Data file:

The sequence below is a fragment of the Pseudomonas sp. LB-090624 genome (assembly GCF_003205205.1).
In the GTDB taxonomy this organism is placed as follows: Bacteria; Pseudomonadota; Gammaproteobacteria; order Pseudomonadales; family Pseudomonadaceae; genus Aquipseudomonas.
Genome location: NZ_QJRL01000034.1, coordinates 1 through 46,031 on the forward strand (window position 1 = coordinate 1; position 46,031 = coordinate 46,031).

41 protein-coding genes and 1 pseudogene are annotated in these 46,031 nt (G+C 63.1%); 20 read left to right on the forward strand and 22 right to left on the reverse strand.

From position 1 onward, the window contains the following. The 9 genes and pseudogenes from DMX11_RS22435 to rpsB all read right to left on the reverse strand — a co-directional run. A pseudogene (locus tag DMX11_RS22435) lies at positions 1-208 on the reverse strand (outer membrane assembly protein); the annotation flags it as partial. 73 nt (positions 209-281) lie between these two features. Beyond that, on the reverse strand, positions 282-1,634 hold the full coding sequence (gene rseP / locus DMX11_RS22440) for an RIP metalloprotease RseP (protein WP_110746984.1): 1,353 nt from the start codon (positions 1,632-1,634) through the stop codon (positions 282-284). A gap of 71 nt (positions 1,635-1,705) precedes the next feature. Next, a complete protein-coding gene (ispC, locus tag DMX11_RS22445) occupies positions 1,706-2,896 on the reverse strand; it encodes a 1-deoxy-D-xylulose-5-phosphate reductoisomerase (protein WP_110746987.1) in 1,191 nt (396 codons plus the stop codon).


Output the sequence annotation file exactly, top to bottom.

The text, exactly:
The sequence below is a fragment of the Pseudomonas sp. LB-090624 genome (assembly GCF_003205205.1).
In the GTDB taxonomy this organism is placed as follows: Bacteria; Pseudomonadota; Gammaproteobacteria; order Pseudomonadales; family Pseudomonadaceae; genus Aquipseudomonas.
Genome location: NZ_QJRL01000034.1, coordinates 1 through 46,031 on the forward strand (window position 1 = coordinate 1; position 46,031 = coordinate 46,031).

41 protein-coding genes and 1 pseudogene are annotated in these 46,031 nt (G+C 63.1%); 20 read left to right on the forward strand and 22 right to left on the reverse strand.

From position 1 onward, the window contains the following. The 9 genes and pseudogenes from DMX11_RS22435 to rpsB all read right to left on the reverse strand — a co-directional run. A pseudogene (locus tag DMX11_RS22435) lies at positions 1-208 on the reverse strand (outer membrane assembly protein); the annotation flags it as partial. 73 nt (positions 209-281) lie between these two features. Beyond that, on the reverse strand, positions 282-1,634 hold the full coding sequence (gene rseP / locus DMX11_RS22440) for an RIP metalloprotease RseP (protein WP_110746984.1): 1,353 nt from the start codon (positions 1,632-1,634) through the stop codon (positions 282-284). A gap of 71 nt (positions 1,635-1,705) precedes the next feature. Next, a complete protein-coding gene (ispC, locus tag DMX11_RS22445) occupies positions 1,706-2,896 on the reverse strand; it encodes a 1-deoxy-D-xylulose-5-phosphate reductoisomerase (protein WP_110746987.1) in 1,191 nt (396 codons plus the stop codon).